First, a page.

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Sunday, 5 October 2014

Sadness and Joy

It’s been a very busy week. You may remember in my last post I mentioned my late husband’s father, Ralph was very ill? Unfortunately, he passed away last Saturday evening. His family were with him at the end. I was able to say goodbye to him when I visited on Saturday afternoon and helped make him comfortable by giving him sips of tea, adjusting his pillow etc. The funeral is next Friday.

So.... I’ve spent a fair bit of time this week discussing funeral arrangements and running little errands for the family while my ex-sister-in-law was at work. I also had to take my mother-in-law to the hospital to register the death. A great new pilot scheme is in operation there where the registrar comes in to the hospital once a week so that relatives don’t have to go elsewhere. I even found out that registrars use ink specially made for the Registry Office. There’s possibly a good story there.

Our downstairs bathroom still isn’t finished and there’s dust everywhere! The workman has been cutting the tiles in the room itself, so it’s gone all through the house. I am resisting doing the housework until he’s finished. Again, it’s not very conducive to writing, as my office is right next door! However, I have achieved a few writerly things this week. I submitted two Flash pieces to Flash 500 on Tuesday and sent off an entry to the Henshaw Prize. These were older pieces that needed work, so a fair bit of tweaking took place at the eleventh hour on Tuesday. I managed to submit a story to Take A Break Fiction Feast on Thursday. I haven’t had any success with them for a long time, so fingers crossed. Again, it was a story that has been out before, but needed work. I like to think I’ve improved it now. I also submitted two pieces to Firewords for their autumn themed third issue. I don’t hold out much hope, as I think the pieces may be a little too ‘distasteful’ for their tastes. 

I think the highlight of my week was going to see Andy Kershaw at the Bridge Theatre in Warwick. My friend, Sarah, treated me to the ticket as a belated birthday present and even volunteered to drive. We had a fantastic night. I first came across Andy when he was the Ents Sec at Leeds University. I was a First Year Student and he gave us all a talk about how brilliant the Ents Soc was and how we should join. If only I had! During the 70s and 80s Leeds Uni Ents Soc booked some of the best bands in the world, including The Who (Live at Leeds), The Rolling Stones, The Pink Floyd, U2, The Clash, and Ian Drury and the Blockheads). I was lucky enough to see a few famous bands in the refectory at Leeds, including The Boomtown Rats, featuring Bob Geldof with his flies undone throughout the first half of the set. Andy was asked by Harvey Goldsmith, no less, to organise the UK concert for the Rolling Stones ‘come back’ tour in 1982 at Roundhay Park, Leeds. He wanted Andy and his stage crew, made up of Leeds Uni students, to be involved. The stage was the biggest ever built for a rock concert in the world at the time. You have to read Andy’s autobiography No Off Switch for the full account of this particular adventure. I just want to say, ‘I was there!’. I actually went on my own and at the age of just nineteen, it was a very heady experience and the biggest concert I’d ever been to. How I didn’t get lost, I don’t know. I just remember having to walk miles to find my car at the end of the gig.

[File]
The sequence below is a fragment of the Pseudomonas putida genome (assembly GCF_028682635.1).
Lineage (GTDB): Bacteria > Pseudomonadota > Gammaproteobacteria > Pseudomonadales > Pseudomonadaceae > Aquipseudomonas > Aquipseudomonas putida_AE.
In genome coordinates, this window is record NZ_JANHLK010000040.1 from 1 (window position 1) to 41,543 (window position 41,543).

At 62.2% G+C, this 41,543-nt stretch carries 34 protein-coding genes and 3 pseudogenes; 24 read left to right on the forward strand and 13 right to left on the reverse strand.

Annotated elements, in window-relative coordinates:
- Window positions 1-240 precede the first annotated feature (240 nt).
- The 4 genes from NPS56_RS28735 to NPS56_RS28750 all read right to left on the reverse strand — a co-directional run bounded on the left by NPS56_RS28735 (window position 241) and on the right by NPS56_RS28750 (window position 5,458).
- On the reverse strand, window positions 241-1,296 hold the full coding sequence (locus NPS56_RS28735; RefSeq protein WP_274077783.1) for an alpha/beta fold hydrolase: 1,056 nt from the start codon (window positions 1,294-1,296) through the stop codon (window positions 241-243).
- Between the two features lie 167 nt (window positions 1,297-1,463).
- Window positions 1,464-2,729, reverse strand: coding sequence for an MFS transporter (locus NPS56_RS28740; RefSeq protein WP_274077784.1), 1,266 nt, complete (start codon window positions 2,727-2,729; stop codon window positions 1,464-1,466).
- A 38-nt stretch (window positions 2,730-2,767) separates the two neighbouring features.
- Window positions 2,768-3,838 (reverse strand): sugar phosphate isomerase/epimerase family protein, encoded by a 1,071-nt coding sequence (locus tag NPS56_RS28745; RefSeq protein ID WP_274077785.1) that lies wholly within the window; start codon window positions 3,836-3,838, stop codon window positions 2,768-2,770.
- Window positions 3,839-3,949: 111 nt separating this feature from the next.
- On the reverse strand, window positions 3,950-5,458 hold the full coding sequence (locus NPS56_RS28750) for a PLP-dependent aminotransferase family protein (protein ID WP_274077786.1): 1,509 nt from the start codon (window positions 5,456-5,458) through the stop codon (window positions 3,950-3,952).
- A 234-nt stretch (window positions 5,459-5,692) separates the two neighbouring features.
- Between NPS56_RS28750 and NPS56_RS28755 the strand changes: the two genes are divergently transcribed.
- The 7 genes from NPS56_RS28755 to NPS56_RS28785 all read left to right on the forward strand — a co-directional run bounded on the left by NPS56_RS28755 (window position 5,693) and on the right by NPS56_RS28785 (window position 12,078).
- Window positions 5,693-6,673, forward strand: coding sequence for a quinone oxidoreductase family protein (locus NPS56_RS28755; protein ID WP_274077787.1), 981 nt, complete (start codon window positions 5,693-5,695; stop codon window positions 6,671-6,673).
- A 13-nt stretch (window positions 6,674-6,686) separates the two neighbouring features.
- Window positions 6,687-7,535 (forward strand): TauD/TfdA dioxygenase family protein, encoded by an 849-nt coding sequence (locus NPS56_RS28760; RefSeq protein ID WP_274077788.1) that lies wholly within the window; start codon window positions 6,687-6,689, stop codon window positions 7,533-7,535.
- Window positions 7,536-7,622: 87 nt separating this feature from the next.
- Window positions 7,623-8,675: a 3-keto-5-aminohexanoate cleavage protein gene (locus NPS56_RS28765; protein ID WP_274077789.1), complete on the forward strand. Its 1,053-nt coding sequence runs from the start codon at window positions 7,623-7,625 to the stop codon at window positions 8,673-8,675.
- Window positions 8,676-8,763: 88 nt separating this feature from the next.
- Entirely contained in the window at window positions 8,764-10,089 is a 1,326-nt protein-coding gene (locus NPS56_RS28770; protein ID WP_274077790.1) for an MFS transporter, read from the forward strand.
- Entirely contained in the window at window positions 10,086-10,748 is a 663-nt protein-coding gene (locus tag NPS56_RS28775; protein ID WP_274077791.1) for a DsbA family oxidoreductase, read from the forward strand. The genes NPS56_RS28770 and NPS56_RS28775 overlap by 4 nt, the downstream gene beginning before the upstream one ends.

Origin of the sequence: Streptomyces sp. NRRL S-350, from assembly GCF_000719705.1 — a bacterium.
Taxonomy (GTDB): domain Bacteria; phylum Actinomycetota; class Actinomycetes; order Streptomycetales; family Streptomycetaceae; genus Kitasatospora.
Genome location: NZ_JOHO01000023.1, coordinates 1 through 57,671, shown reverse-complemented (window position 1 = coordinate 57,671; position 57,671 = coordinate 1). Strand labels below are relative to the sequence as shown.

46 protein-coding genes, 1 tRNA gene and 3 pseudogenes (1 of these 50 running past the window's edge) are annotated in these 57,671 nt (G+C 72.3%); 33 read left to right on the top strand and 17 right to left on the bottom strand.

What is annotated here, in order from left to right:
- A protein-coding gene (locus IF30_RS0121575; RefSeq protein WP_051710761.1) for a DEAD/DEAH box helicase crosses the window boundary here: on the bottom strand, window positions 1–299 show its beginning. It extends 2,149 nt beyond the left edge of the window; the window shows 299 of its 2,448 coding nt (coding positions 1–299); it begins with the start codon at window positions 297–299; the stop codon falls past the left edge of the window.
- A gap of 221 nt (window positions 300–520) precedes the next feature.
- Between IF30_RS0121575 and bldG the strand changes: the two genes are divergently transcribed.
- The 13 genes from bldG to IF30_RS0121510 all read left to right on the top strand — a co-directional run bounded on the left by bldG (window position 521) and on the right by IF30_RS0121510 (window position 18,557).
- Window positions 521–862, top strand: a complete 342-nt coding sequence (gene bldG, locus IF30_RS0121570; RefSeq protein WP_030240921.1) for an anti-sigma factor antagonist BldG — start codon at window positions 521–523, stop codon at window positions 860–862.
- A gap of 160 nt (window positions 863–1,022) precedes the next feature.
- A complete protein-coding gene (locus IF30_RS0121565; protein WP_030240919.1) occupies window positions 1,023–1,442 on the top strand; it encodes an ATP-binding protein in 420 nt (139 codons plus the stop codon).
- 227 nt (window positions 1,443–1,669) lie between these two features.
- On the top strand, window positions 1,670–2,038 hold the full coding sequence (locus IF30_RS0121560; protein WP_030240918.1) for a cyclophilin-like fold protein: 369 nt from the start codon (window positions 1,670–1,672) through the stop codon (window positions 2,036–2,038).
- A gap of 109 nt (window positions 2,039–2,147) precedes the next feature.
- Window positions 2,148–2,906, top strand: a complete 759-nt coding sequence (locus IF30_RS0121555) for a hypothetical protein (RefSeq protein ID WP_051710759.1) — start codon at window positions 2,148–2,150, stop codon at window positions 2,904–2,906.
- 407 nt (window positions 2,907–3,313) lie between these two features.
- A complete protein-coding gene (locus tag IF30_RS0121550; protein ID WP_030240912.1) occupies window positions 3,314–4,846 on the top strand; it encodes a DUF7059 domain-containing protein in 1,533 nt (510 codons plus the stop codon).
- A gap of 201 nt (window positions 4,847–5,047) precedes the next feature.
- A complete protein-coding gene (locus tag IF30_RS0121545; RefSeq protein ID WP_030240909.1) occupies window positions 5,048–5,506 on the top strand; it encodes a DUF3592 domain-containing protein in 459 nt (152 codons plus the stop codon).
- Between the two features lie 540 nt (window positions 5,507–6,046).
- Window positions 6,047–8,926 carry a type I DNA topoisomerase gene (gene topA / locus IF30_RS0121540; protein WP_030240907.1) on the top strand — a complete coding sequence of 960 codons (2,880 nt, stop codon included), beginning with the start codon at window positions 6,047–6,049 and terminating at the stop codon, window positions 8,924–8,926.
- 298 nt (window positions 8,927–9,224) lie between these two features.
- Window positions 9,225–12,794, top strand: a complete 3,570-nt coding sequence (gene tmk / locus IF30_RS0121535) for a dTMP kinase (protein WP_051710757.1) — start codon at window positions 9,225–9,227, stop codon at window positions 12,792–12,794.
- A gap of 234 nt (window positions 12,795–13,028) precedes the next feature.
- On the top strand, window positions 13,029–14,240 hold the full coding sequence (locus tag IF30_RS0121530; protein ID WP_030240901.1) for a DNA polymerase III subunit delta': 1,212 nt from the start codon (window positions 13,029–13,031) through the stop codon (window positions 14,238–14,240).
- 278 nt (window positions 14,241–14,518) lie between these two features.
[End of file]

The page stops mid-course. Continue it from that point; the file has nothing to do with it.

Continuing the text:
Andy brought his gorgeous Schnauzer dog, Buster onto the stage with him. Buster roamed around the audience for treats and took the odd nap throughout the evening. Andy, too, did a fair bit of roaming around the stage, never keeping still for a second and taking time out only to sip from a bottle of Coke or tear off a piece of loo roll on which to blow his nose. Classy. Or should I say ‘rock n’ roll’?

I must say Andy was thoroughly entertaining. He’s a great raconteur and some of my favourite bits were when he talked about sharing an office with Radio 1 producer John Walters and DJ John Peel. He said they were ‘a radio station within a radio station’. His impressions of the great John Walters were brilliant and I wish the two Johns were still alive to regale us with stories in a similar manner on an arts centre stage in the middle of Warwickshire.

The wow factor of this show for me was the music. Andy chose some of his all time favourite songs (including those he wishes he’d have chosen for his Desert Island Discs) and with the aid of Richard, the technician, blasted them out for the audience’s enjoyment. Did you know Chuck Berry wrote Promised Land in prison? He asked the guards for a map of the Southern States of the USA, chose a route and wrote about it. Andy recited all the lyrics to the song before playing it to us. Certainly had my foot tapping and it was joyous. Oh, and Andy pointed out that Chuck Berry is a despicable man, but can write great songs. I was also blown away by James Carr’s voice. He was a little known soul singer (considered to be better than Otis Redding) who made a few records in the 1960s, but died destitute. Very sad. 

Andy Kershaw truly does have ‘No Off Switch’ and the show overran by an hour! He was still good enough to sign everyone’s books at the end, despite the fact he had to drive all the way down to Portsmouth afterwards. If you get chance to see him at a venue near you, I highly recommend the show. 

1 comment:

  1. Andy Kershaw - Wow, that's a blast from the past! I remember seeing Madness, Selector and The Specials at Uni (they'd just made it big).